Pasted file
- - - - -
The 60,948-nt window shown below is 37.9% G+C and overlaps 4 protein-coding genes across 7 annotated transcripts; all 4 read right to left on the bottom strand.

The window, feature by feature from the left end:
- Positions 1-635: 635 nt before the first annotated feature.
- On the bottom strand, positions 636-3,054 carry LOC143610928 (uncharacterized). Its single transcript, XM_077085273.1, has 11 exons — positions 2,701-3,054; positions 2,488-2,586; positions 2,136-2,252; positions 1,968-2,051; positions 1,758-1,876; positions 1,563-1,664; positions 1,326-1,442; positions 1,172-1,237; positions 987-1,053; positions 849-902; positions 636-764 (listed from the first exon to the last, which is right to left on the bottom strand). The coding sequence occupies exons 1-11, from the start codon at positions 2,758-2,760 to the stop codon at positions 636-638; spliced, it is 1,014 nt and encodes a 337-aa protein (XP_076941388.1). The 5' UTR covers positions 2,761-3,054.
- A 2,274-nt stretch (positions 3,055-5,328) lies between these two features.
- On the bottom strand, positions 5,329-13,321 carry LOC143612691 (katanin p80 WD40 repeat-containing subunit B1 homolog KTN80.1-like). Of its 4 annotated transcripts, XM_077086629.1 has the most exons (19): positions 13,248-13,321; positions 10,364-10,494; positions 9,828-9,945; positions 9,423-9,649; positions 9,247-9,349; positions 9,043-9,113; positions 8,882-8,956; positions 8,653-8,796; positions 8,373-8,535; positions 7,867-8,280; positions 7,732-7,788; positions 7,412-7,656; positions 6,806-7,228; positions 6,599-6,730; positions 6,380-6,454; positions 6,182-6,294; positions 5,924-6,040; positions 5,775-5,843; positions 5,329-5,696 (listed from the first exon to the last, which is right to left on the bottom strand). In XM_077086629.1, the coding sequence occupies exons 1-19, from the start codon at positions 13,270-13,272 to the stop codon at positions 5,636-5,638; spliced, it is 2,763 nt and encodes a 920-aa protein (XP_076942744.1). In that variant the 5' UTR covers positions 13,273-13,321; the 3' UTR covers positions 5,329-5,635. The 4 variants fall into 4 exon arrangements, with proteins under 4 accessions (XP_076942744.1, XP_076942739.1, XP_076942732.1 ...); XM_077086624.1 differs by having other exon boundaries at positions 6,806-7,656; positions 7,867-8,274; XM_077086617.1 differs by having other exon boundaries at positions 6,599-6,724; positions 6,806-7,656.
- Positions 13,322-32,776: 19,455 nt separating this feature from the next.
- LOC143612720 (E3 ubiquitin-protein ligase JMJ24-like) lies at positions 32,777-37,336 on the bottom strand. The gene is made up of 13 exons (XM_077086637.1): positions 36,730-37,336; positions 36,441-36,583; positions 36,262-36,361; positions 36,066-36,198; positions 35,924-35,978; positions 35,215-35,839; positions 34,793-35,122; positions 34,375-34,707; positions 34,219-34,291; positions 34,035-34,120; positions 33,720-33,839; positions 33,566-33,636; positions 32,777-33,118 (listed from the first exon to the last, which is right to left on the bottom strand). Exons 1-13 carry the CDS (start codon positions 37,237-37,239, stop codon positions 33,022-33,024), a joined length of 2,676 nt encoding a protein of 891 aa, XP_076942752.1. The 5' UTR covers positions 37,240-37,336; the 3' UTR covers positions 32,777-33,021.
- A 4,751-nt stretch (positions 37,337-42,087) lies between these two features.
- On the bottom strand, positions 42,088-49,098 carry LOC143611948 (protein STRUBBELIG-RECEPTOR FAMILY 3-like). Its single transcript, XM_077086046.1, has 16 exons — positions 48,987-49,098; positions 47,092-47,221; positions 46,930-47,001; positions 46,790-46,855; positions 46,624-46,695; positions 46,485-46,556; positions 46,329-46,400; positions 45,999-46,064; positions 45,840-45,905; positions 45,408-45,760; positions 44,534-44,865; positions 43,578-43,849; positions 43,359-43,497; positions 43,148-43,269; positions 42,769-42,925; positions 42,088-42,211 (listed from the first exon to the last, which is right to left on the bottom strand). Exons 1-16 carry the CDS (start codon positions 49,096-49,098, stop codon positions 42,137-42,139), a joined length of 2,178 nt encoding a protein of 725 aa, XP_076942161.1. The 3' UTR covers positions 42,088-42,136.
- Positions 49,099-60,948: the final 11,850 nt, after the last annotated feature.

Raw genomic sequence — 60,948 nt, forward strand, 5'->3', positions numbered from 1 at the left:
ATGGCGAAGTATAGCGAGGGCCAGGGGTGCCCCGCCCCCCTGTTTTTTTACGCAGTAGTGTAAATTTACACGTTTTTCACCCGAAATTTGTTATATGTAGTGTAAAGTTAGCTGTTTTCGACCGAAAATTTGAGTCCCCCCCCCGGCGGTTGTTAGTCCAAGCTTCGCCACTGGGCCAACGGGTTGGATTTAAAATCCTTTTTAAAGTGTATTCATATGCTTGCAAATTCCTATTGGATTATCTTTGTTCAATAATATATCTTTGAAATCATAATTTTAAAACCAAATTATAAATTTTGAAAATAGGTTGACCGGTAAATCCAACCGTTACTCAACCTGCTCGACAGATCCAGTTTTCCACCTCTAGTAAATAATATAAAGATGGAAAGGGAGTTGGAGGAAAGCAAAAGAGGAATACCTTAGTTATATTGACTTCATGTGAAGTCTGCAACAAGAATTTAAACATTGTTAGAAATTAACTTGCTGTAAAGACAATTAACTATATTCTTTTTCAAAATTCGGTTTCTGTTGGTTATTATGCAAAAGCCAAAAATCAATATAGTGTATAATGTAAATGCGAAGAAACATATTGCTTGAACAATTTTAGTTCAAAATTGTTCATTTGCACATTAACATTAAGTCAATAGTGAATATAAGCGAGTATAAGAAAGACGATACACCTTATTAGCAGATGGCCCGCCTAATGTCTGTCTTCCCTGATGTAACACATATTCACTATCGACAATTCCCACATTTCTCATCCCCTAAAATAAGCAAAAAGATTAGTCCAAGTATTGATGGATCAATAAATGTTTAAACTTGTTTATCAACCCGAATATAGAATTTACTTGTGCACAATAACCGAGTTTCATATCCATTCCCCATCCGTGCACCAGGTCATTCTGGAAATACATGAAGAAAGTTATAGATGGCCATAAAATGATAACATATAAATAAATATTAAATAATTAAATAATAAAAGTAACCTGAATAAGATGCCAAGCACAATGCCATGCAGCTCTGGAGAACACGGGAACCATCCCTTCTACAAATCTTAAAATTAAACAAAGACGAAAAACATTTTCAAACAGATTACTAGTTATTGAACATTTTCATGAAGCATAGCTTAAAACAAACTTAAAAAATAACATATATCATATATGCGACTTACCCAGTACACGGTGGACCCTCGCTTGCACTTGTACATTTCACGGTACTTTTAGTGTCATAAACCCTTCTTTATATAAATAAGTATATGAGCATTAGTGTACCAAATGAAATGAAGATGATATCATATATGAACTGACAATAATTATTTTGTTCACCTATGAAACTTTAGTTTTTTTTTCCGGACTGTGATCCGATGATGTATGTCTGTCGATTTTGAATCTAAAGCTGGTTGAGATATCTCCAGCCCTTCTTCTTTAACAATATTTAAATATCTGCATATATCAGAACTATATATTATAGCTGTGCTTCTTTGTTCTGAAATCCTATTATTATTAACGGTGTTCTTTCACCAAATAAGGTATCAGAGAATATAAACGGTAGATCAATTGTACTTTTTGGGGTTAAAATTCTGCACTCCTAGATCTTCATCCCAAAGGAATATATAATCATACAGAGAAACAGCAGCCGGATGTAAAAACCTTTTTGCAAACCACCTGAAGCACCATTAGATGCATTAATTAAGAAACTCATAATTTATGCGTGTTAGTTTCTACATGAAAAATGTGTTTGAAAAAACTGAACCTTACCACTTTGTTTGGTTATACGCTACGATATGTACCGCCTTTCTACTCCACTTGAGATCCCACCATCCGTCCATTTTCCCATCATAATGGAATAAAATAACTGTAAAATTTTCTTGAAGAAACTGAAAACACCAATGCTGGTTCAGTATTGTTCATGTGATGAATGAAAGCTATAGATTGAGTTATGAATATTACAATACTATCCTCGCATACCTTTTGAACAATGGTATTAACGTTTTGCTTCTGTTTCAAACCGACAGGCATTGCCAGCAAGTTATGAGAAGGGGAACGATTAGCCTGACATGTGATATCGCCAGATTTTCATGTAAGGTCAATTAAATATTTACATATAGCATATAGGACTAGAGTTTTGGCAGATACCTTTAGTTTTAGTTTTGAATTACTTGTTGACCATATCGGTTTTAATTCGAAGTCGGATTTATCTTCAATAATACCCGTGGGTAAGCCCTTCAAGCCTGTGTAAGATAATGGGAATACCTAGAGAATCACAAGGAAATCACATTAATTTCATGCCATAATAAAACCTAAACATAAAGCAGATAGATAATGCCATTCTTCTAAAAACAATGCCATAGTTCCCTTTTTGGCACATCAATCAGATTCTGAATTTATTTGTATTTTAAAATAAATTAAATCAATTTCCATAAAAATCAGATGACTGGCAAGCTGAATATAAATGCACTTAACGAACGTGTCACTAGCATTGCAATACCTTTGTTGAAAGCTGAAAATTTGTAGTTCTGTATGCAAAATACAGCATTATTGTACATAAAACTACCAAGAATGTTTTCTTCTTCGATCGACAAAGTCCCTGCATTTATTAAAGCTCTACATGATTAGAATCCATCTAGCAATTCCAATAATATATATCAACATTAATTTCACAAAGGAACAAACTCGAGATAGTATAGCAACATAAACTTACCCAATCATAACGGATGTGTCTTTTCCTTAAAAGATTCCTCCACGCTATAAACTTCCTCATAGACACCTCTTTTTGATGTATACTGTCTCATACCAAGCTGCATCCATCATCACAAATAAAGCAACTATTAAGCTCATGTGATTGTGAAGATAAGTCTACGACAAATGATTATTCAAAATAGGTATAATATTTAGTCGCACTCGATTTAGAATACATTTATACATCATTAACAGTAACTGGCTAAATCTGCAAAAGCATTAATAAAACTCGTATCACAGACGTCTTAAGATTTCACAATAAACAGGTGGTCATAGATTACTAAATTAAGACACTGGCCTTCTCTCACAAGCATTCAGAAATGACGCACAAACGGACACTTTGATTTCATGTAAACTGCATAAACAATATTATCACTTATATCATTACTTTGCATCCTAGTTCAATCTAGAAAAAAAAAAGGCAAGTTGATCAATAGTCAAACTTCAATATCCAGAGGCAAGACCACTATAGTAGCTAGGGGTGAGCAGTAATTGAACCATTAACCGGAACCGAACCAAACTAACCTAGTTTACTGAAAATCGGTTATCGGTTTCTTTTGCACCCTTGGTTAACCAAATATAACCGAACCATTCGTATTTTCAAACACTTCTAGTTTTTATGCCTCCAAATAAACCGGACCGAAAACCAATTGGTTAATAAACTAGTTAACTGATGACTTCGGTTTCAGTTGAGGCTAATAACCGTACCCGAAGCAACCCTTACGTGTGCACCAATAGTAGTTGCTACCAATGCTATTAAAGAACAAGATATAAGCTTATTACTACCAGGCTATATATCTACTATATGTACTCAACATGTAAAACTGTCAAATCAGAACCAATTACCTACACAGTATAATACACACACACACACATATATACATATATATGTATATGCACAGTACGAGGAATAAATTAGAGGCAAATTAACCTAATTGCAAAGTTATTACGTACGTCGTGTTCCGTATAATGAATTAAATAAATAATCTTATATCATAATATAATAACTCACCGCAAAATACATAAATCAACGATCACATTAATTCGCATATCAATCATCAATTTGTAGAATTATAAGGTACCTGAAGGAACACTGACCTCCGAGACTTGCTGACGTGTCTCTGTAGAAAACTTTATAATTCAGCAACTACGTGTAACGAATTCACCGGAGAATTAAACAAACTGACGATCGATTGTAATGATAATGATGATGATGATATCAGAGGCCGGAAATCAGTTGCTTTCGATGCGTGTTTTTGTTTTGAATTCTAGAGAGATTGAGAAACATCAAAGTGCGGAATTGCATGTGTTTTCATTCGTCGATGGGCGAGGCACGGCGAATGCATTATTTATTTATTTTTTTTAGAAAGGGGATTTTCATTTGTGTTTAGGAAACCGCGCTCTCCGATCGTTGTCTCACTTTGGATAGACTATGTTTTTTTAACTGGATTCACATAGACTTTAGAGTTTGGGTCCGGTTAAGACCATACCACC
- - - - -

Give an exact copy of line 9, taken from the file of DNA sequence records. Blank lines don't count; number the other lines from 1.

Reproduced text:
- A 4,751-nt stretch (positions 37,337-42,087) lies between these two features.